Kindly ping for those interested in helping me with these sources. Warm regards, SLIGHTLYmad 12:30, 7 October 2017 (UTC)

@Slightlymad: I have access to the first book – which pages do you need? —Bruce1eetalk 12:38, 7 October 2017 (UTC)
If I remember correctly, I think it begins at page 71 as that tackles the movie, just not sure which page they end. UPDATE: they are page 78–90 as per table of contents. SLIGHTLYmad 12:40, 7 October 2017 (UTC)
@Slightlymad: Ronin is pages 78–88. Wikimail me and I'll send you copies of those pages. —Bruce1eetalk 12:51, 7 October 2017 (UTC)
Message sent. Again, I appreciate your help. SLIGHTLYmad 12:58, 7 October 2017 (UTC)
@Slightlymad: I've sent pages 78–88 of Pomerance. —Bruce1eetalk 13:13, 7 October 2017 (UTC)

──────────────────────────────────────────────────────────────────────────────────────────────────── Slightlymad, I have scans from Pictures of Extremes. Send me an email and I'll send them along. --Usernameunique (talk) 19:09, 12 October 2017 (UTC)

@Usernameunique:, I'm afraid not. I'll try again by sending another Wikimail. Slightlymad 04:28, 14 October 2017 (UTC)
Slightlymad, just resent it a minute ago. Let me know if it goes through. If it doesn't might be worth checking your spam/junk folders, in case the pdf attachment gets it flagged as spam. --Usernameunique (talk) 19:13, 16 October 2017 (UTC)
@Usernameunique: Finally, I've got 'em! :) Slightlymad 04:38, 17 October 2017 (UTC)

Orochimaru (Naruto)Edit

As anybody who knows of Japanese mythology, Orochimaru's character represents a lot about stories. I managed to find information about how he is related to the Kusanagi sword and the famous Yamata no Orochi in Google books. However, I have not been able to find anything about where he comes from to add more creation information to the article. Anybody knows of sites that might contain this type of information? Cheers.Tintor2 (talk) 23:38, 7 October 2017 (UTC)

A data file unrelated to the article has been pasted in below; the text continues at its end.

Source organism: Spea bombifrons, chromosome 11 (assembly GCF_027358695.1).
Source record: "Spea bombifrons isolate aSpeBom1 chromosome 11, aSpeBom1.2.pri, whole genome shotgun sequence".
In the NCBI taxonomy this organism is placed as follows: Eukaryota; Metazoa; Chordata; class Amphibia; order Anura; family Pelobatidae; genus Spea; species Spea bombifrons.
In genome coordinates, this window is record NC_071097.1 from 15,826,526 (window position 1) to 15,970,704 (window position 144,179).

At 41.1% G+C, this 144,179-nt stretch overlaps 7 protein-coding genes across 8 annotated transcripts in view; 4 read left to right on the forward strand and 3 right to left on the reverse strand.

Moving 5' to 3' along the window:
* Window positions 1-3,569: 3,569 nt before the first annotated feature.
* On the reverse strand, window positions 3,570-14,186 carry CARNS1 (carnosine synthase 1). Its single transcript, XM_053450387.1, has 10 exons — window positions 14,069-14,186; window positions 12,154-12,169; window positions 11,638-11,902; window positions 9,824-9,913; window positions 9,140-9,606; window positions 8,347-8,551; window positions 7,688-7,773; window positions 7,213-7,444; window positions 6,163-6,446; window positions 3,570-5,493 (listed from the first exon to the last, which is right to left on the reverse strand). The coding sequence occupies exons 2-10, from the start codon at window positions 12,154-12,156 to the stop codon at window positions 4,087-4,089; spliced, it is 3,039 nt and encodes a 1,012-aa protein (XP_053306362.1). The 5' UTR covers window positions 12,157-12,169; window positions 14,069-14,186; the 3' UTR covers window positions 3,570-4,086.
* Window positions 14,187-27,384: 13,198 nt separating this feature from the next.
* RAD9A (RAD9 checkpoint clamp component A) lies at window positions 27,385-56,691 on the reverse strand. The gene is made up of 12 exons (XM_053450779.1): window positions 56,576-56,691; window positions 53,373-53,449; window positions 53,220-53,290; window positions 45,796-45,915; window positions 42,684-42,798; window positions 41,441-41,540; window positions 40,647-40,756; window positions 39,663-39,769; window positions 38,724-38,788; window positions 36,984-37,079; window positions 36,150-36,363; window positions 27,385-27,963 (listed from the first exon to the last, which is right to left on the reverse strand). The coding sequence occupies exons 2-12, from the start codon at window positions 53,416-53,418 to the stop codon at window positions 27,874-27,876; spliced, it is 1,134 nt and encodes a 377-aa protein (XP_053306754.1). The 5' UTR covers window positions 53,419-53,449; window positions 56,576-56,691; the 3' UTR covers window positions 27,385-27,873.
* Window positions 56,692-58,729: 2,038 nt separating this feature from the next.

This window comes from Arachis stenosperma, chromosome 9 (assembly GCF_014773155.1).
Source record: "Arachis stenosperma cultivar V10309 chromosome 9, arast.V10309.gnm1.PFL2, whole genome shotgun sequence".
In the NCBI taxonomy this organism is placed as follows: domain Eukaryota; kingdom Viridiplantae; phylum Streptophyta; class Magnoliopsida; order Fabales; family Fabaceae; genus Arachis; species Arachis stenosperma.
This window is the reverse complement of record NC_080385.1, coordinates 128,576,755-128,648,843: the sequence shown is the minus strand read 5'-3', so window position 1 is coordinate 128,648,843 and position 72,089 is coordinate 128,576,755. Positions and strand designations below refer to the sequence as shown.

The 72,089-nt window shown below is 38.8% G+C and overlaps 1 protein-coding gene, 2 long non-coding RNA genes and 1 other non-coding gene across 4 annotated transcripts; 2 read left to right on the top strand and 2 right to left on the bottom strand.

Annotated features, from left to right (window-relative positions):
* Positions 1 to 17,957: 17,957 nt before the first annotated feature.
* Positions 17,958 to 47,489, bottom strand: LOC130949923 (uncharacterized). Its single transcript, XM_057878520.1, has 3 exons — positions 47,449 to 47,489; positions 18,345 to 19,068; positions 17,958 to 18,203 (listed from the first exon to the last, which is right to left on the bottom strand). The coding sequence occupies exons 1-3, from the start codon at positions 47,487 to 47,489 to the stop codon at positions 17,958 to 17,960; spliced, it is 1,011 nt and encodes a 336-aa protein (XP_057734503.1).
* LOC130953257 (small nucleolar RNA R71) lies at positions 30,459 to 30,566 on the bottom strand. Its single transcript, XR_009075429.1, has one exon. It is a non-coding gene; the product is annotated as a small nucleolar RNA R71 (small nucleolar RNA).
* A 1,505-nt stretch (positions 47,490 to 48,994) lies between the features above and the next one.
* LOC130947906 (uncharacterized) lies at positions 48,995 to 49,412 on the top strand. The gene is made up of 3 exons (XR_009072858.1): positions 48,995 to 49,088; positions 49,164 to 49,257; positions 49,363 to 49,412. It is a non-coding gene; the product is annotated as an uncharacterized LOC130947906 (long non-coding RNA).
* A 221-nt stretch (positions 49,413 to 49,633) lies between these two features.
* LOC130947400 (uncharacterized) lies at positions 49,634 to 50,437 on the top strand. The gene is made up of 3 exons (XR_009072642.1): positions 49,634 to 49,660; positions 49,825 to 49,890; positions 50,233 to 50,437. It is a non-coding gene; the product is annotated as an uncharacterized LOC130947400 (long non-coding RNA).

Tintor2, I don't think this request is on the right page. This page is for when you know what source you need, but don't have access to it, and other people might. When you are trying to find out what source you can use to learn about some topic, try the Wikipedia:Reference desk. – b_jonas 12:14, 8 October 2017 (UTC)
@B jonas: Actually the instructions at the top of this page do state that "A request may be an open question or you may ask for a specific journal, article or work". 2601:644:1:B7CB:44D2:D1A7:14DD:E76 (talk) 21:47, 8 October 2017 (UTC)

1967 TV production of A Month in the Country starring Susannah York and Ian McShaneEdit

Information about 1967 production of A Month in the Country starring Susannah York and Ian McShane
The following discussion has been closed. Please do not modify it.

I have it on good authority that Turgenev's A Month in the Country aired on TV in the UK in 1967, starring Susannah York, Ian McShane, and Michael Wells. If someone has a subscription to the archives of any UK newspaper (that has TV listings) for that time period, could you search and find the exact air date (and channel) for me? (For some reason both IMDB and BFI have the first air date as 1978.)

I think the best way to find it in a digital newspaper archive is to simply search under "month in the country" from 1965–1970. If that doesn't yield anything, search under turgenev, or "Susannah York", or another of the three leads.

  • Note: The BBC aired this as a teleplay in 1966 in the series "Theatre 625", but that was a different production/cast.

If you could send me a copy of your finding, that would be helpful as well, as I may try to update IMDB with the correct info, and they will require proof. My email address is

Article being improved: A Month in the Country.

  • UPDATE: Linda Thorson, who was also in the cast, filmed it before she was in The Avengers, which she joined in early 1968. In a newspaper interview published February 1968 [4] she says she filmed A Month in the Country "this summer" (that would be summer of 1967) "for U.S. television", so maybe it aired in the U.S. rather than the UK the first time around. So it looks like I need someone to check U.S. TV listings for 1967.

--Softlavender (talk) 05:40, 8 October 2017 (UTC)

Softlavender, I checked a couple of databases, primarily U.S. but with some British coverage, and "month in the country" during 1965 - 1970 did not produce anything relevant other than the article quoting Linda Thorson that you already found. John M Baker (talk) 14:23, 11 October 2017 (UTC)